Strategic performance measures monitor the implementation and effectiveness of an organization's strategies, determine the gap between actual and targeted performance and determine organization effectiveness and operational efficiency.
Good Performance Measures
§  Focus employees' attention on what matters most to success
§  Allow measurement of accomplishments, not just of the work that is performed
§  Provide a common language for communication
§  Are explicitly defined in terms of owner, unit of measure, collection frequency, data quality, expected value(targets), and thresholds
§  Are valid, to ensure measurement of the right things
§  Are verifiable, to ensure data collection accuracy

Several performance measurement systems are in use today, and each has its own group of supporters. For example, the Balanced Scorecard (Kaplan and Norton, 1993, 1996, 2001), Performance Prism (Neely, 2002), and the Cambridge Performance Measurement Process (Neely, 1996) are designed for business-wide implementation; and the approaches of the TPM Process (Jones and Schilling, 2000), 7-step TPM Process (Zigon, 1999), and Total Measurement Development Method (TMDM) (Tarkenton Productivity Group, 2000) are specific for team-based structures. With continued research efforts and the test of time, the best-of-breed theories that help organizations structure and implement its performance measurement system should emerge.
Although the Balanced Scorecard has become very popular, there is no single version of the model that has been universally accepted. The diversity and unique requirements of different enterprises suggest that no one-size-fits-all approach will ever do the job. Gamble, Strickland and Thompson (2007, p. 31) list ten financial objectives and nine strategic objectives involved with a balanced scorecard.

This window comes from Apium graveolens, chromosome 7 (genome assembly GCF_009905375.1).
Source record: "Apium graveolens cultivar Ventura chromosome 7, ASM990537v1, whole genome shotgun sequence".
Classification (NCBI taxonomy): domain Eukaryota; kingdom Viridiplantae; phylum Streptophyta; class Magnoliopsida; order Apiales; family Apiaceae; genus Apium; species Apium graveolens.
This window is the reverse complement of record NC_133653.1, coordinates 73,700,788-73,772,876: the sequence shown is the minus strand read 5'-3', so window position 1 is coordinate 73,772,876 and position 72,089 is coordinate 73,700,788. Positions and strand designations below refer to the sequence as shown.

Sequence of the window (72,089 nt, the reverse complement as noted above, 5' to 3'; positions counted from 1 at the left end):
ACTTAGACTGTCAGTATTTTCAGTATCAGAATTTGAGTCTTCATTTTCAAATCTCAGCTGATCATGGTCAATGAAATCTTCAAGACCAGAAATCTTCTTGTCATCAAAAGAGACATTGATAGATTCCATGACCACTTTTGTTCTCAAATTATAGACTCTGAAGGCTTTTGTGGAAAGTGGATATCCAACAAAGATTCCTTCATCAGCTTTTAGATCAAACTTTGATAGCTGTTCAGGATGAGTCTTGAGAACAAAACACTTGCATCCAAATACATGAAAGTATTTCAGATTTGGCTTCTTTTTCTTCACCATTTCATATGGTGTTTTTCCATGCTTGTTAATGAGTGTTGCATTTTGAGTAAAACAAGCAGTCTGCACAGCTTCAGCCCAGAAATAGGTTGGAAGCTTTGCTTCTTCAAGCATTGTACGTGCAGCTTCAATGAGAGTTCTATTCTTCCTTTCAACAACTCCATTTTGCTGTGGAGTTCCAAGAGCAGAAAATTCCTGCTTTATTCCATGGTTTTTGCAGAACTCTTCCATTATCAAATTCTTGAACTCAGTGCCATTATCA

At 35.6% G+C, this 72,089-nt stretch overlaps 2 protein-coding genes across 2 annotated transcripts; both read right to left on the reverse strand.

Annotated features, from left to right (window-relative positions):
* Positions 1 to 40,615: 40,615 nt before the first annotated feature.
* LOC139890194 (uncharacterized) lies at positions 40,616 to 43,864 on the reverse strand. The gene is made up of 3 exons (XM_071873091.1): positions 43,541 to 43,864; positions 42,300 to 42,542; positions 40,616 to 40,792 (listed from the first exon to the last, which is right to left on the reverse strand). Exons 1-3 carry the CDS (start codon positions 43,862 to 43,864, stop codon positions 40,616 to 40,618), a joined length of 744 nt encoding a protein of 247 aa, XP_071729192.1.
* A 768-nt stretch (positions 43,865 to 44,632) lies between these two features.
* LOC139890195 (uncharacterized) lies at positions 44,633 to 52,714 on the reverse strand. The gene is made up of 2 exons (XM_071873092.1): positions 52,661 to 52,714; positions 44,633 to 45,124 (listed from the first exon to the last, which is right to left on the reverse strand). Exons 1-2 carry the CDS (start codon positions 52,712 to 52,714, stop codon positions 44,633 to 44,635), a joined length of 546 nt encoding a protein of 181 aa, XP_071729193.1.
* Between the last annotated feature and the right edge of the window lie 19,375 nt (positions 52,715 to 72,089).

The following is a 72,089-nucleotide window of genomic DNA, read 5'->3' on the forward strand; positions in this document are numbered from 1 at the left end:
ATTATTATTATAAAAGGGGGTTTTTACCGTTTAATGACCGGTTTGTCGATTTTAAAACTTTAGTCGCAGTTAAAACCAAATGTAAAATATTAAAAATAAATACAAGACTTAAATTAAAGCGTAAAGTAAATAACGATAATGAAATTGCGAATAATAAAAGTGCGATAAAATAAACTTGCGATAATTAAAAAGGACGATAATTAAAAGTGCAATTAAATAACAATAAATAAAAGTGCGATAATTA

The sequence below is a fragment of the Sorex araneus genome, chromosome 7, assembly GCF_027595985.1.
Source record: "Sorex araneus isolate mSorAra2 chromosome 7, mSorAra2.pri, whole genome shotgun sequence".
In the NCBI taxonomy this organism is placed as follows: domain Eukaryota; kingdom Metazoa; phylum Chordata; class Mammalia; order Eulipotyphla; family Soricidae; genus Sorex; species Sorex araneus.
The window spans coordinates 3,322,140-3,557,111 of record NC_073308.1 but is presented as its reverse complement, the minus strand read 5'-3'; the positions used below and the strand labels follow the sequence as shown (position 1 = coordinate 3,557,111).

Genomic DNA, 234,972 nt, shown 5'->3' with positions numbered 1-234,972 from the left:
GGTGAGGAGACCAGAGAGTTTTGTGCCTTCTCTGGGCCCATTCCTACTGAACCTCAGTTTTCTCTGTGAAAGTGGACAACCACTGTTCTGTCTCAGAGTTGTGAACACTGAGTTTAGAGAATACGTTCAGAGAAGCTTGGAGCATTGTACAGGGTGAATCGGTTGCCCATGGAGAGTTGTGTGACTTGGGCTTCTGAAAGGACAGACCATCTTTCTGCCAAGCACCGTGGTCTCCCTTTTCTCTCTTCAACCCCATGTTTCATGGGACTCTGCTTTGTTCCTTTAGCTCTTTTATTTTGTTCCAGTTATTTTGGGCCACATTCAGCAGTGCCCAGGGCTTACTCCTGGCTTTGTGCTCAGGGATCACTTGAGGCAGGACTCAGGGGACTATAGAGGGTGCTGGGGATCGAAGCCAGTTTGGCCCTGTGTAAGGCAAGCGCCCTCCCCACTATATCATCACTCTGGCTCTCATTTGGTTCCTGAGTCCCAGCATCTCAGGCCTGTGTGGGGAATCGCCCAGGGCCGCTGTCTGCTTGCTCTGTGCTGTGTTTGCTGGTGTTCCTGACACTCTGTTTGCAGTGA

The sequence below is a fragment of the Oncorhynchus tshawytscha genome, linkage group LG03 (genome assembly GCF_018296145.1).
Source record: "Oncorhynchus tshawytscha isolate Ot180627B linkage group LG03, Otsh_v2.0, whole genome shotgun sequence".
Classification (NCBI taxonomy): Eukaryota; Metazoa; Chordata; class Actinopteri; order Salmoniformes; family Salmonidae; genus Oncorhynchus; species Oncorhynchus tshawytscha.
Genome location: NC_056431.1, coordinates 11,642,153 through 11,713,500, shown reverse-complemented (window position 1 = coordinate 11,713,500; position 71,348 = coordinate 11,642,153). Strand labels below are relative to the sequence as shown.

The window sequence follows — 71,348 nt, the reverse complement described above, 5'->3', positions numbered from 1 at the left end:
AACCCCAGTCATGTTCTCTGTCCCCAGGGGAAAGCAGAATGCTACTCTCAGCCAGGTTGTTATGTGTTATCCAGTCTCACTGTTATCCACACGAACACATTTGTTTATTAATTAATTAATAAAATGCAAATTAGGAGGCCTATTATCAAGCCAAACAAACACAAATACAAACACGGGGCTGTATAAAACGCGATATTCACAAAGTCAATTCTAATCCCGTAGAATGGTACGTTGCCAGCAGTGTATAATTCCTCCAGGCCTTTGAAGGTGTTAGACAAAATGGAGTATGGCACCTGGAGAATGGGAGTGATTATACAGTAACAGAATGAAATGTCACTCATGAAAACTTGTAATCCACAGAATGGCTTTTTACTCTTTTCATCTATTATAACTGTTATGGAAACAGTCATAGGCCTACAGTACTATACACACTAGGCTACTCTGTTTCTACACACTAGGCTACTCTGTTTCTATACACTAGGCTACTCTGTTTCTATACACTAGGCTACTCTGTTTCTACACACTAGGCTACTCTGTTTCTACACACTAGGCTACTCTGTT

Problems in Performance Appraisals:
§  discourages teamwork
§  evaluators are inconsistent or use different criteria and standards
§  only valuable for very good or poor employees
§  encourages employees to achieve short term goals
§  managers has complete power over the employees
§  too subjective
§  produces emotional anguish

§  Make collaboration a criterion on which employees will be evaluated
§  Provide training for managers; have the HR department look for patterns on appraisals that suggest bias or over or under evaluation
§  Rate selectively(introduce different or various criteria and disclose better performance and coach for worst performer without disclosing the weakness of the candidate) or increase in frequency of performance evaluation.
§  Include long term and short term goals in appraisal process
§  Introduce M.B.O.(Management By Objectives)
§  Make criteria specific and test selectively{Evaluate specific behaviors or results}
§  Focus on behaviors; do not criticize employees; conduct appraisal on time.